The man whose name has become inextricably associated with the anti-slave trade movement is that of William Wilberforce, although he was not actually involved in it at the outset. He was recruited to lead the parliamentary campaign partly on account of his exceptional oratorical skills, but also because he was a personal friend of the then Prime Minister William Pitt, a relationship which it was felt would advance the cause in political circles. It was a choice some of the members later came to regret, George Stephen, for example, accusing Wilberforce of having "too much deferential regard for rank and power." Even less charitable critics said it was so important to him to be well thought of, that it interfered with his judgement. Stephen also had little respect for Wilberforce's capacity for industry, describing him as a man of "busy indolence," while the essayist Hazlitt called him "as fine a specimen of moral equivocation as can well be conceived."

As the campaign wore on, Wilberforce's weaknesses became more evident, particularly after 1807, when he appeared to be ambivalent at best about moving on the matter of the abolition of slavery itself. It might be asked, therefore, on what his overweening reputation has been founded.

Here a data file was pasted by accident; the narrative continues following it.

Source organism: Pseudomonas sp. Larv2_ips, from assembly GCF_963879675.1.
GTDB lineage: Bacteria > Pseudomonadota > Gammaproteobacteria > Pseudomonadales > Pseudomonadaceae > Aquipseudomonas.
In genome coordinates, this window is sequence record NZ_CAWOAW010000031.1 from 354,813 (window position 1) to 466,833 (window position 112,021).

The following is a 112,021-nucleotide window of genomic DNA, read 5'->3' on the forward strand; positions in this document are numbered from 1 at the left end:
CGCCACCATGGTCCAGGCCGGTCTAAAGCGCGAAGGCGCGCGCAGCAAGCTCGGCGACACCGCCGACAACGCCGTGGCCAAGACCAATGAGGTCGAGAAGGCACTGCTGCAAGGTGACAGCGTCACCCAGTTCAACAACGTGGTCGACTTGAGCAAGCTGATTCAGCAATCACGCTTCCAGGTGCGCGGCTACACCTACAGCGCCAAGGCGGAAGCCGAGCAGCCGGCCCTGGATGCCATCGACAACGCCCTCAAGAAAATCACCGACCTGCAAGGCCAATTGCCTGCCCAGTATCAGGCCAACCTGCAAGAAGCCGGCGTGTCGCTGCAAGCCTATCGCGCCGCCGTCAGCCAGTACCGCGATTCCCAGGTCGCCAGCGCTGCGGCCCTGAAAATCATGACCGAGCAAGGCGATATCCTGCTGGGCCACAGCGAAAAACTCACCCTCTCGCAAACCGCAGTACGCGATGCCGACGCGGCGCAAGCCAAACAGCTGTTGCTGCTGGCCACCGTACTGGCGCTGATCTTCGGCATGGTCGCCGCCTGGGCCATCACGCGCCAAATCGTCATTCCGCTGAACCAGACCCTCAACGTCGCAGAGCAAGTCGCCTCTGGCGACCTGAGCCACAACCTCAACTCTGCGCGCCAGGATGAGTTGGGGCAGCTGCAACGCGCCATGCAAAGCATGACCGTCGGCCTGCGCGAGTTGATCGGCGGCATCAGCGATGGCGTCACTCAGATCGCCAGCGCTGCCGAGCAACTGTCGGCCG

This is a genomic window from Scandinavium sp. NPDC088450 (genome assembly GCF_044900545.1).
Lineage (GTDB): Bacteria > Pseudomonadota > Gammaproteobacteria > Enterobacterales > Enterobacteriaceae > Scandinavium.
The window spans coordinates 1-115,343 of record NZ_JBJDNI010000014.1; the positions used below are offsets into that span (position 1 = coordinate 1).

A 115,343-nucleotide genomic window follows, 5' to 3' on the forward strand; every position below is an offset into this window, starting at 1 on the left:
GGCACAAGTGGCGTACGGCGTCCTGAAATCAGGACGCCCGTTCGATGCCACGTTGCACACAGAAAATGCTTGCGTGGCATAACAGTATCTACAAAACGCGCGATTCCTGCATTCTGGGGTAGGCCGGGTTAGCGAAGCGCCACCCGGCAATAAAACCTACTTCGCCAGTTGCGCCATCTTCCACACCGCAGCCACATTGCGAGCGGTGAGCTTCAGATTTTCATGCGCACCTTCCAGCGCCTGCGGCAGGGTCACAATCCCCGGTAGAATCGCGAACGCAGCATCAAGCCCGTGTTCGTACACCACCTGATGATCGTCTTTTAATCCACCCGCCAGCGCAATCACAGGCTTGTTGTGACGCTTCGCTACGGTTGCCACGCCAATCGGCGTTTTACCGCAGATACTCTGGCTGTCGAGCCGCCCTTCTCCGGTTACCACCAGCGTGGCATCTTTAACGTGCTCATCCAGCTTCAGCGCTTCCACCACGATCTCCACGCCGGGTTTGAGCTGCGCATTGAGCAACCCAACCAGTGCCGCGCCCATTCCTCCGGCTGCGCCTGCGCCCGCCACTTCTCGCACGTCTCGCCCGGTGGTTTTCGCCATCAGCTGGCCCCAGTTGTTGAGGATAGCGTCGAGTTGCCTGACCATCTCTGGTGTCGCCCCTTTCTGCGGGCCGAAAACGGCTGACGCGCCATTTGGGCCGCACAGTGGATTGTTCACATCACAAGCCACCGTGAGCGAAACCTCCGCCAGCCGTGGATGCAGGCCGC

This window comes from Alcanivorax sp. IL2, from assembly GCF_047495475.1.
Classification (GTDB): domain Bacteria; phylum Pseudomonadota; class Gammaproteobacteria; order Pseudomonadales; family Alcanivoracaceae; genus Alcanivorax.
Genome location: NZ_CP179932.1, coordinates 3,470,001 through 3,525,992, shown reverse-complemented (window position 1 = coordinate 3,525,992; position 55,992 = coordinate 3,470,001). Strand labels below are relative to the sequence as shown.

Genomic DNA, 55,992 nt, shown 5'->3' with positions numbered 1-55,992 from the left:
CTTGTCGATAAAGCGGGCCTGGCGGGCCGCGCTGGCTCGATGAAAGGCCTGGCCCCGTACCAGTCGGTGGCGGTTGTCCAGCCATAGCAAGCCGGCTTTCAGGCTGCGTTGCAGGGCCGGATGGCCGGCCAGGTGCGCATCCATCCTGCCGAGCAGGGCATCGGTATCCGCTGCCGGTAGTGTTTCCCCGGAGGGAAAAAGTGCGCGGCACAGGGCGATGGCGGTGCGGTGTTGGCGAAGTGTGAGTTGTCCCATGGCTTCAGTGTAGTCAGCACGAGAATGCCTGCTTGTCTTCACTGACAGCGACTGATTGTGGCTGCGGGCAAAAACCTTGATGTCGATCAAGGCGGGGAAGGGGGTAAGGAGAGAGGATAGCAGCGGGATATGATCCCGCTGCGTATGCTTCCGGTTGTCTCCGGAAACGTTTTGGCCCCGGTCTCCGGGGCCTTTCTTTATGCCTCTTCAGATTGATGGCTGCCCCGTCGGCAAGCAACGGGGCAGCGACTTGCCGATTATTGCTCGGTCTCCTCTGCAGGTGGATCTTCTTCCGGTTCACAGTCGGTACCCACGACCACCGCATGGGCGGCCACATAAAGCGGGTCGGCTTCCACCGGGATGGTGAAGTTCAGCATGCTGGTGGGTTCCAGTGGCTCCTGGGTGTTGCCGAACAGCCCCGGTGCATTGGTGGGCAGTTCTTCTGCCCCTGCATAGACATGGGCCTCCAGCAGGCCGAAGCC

The answer appears to be that his sons were largely responsible for creating the embellished Wilberforce image by exaggerating his role in the movement and diminishing that of everyone else when they wrote his biography. Thereafter, many decades of hagiography embedded Wilberforce as the prime player in the abolition process.

Thomas Clarkson, it was thought, was the one who lost out most as a consequence of the biography. He was later to write that the Abolition Committeee would have been founded and would have operated in the same way even if Wilberforce had never been there at all. The only difference would have been, he said, that someone else would have led the campaign in Parliament.